The accounting profession is at one of those key points in time where change is inevitable. With the new International Standards on Quality Management (ISQM) coming into effect on 15 December 2022, we are less than four months away from its effective date. The question is: ‘Are you ready’?
The only constant in life is change. Whether you want to or not, at some time you need to change, and adapting from the old to the new can be challenging.
Being prepared and ticking the boxes is one thing, but how do you ensure that the anticipated change you seek is successful? How do you make any change possible? The answer: change management.
Change management is defined by TechTarget as ‘a systematic approach to dealing with the transition or transformation of an organisation’s goals, processes or technologies. The purpose of change management is to implement strategies for effecting change, controlling change and helping people to adapt to change.’
There is a lot of literature on change management available on the Internet; with a simple Google search you can find almost anything on the topic. From the ‘7 Rs of change management’ to ‘5 steps to successfully change’. But how do you implement it in your organisation?
In general, people’s initial reaction to any change is shock, even denial; refusing to accept the change. This is where it is important to get the people who will be affected by the change involved as early as possible; moving them through the change curve which talks to people’s emotions when experiencing change. The change curve can be visually represented as:
Change happens at three levels: change within an individual, in the individual’s team, and in the organisation as a whole. In all organisations there are ‘early adopters’, those who ‘wait-and-see’, and ‘resisters’. Implementing a change management strategy/plan is a collaborative effort where those who are implementing the change need to develop a strategy specifically to move the ‘wait-and-see’ majority to adopt the change. Not only does the strategy need to talk to those who wait and see’ but also the ‘resisters’, as they are key to the success of the desired change. If the ‘resisters’ are not ‘moved’, the ‘wait-and-see’ majority could join them, resulting in a failed project.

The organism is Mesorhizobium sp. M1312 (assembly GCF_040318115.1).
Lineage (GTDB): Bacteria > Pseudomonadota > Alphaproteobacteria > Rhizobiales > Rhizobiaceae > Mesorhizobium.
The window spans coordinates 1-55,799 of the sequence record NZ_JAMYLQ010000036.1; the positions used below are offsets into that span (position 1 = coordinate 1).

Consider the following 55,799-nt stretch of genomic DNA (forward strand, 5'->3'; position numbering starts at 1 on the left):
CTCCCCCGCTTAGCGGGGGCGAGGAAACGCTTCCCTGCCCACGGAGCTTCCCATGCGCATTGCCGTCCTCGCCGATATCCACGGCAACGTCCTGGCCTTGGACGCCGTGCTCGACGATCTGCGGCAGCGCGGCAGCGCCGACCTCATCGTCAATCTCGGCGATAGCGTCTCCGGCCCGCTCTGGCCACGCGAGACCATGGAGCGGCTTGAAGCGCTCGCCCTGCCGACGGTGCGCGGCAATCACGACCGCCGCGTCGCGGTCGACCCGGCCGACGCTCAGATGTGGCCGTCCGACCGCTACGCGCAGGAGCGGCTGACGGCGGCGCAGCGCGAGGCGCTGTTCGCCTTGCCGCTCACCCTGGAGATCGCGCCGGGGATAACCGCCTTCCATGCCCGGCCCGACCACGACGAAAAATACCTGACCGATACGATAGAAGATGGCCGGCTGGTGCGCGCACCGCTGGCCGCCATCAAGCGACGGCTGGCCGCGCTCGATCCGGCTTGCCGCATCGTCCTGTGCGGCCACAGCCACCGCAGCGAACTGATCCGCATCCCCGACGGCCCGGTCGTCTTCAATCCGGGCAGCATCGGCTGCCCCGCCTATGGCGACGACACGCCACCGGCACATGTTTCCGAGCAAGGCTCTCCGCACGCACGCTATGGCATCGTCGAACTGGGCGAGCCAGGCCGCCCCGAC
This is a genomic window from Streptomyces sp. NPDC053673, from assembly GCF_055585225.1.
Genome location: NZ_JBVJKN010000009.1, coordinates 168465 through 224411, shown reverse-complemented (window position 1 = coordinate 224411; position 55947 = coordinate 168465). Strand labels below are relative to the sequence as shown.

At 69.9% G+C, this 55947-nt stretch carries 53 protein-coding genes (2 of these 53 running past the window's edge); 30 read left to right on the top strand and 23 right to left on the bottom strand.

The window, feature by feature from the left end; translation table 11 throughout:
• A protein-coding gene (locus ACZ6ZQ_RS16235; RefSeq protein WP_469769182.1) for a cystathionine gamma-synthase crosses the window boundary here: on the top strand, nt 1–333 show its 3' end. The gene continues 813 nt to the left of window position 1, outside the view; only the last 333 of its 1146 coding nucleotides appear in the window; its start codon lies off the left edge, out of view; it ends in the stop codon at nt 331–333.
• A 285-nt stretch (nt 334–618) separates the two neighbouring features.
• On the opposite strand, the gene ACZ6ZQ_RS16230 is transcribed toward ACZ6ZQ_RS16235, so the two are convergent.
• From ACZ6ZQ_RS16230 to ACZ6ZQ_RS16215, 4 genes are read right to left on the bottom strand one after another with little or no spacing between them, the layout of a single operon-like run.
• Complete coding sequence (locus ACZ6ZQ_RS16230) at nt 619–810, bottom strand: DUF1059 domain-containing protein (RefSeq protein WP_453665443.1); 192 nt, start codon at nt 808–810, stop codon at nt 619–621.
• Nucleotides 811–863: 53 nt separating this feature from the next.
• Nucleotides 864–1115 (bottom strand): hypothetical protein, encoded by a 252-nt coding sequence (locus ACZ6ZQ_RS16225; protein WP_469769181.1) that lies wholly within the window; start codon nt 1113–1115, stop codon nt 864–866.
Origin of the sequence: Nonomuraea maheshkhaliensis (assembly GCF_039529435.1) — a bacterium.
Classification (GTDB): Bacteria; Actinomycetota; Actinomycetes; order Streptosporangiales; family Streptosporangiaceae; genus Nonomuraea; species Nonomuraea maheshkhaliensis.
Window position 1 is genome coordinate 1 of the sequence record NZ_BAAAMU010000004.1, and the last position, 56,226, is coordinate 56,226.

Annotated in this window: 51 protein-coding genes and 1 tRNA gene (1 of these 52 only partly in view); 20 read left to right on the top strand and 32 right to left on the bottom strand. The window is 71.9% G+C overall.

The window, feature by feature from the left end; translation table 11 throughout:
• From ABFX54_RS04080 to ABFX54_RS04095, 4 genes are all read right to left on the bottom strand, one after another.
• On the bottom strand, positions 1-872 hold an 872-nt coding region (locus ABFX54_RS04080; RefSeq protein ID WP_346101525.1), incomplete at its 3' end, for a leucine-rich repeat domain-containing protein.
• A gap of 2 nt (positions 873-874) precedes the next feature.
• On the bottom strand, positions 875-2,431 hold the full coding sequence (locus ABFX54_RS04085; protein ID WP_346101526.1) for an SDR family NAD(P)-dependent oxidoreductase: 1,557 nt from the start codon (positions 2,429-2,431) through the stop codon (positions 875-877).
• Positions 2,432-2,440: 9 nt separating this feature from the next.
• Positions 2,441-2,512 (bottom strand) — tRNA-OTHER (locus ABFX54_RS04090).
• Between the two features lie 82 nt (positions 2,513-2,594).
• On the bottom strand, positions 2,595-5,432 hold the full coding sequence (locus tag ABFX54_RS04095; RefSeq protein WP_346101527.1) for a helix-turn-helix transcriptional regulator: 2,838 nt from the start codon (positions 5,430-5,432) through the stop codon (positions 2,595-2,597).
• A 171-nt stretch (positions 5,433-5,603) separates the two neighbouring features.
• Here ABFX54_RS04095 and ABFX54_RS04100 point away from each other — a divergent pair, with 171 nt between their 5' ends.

Certainly, the question that comes to mind is what the key elements for success are when it comes to change management. One of the models many organisations turn to is the Prosci ADKAR Model. This is a results-oriented approach to managing change based on a simple truth: company-wide change happens one person at a time.
The acronym ADKAR stands for:
- Awareness – Creating awareness about the change.
- Desire – This talks about why the change is needed and probably the questions many ask, what is in it for me? Why do I need to make the change?
- Knowledge – Training individuals on the change that happened or is about to take place to equip them with the required knowledge to perform optimally. Making resources available for the desired change.
- Ability – This makes the change practical: how the individual’s work will be impacted and what is expected from them.
- Reinforcement – Often missed, this is what happens after ‘going live’. How an individual is supported, follow-up training, refreshers, what happens with exceptions and how questions are dealt with.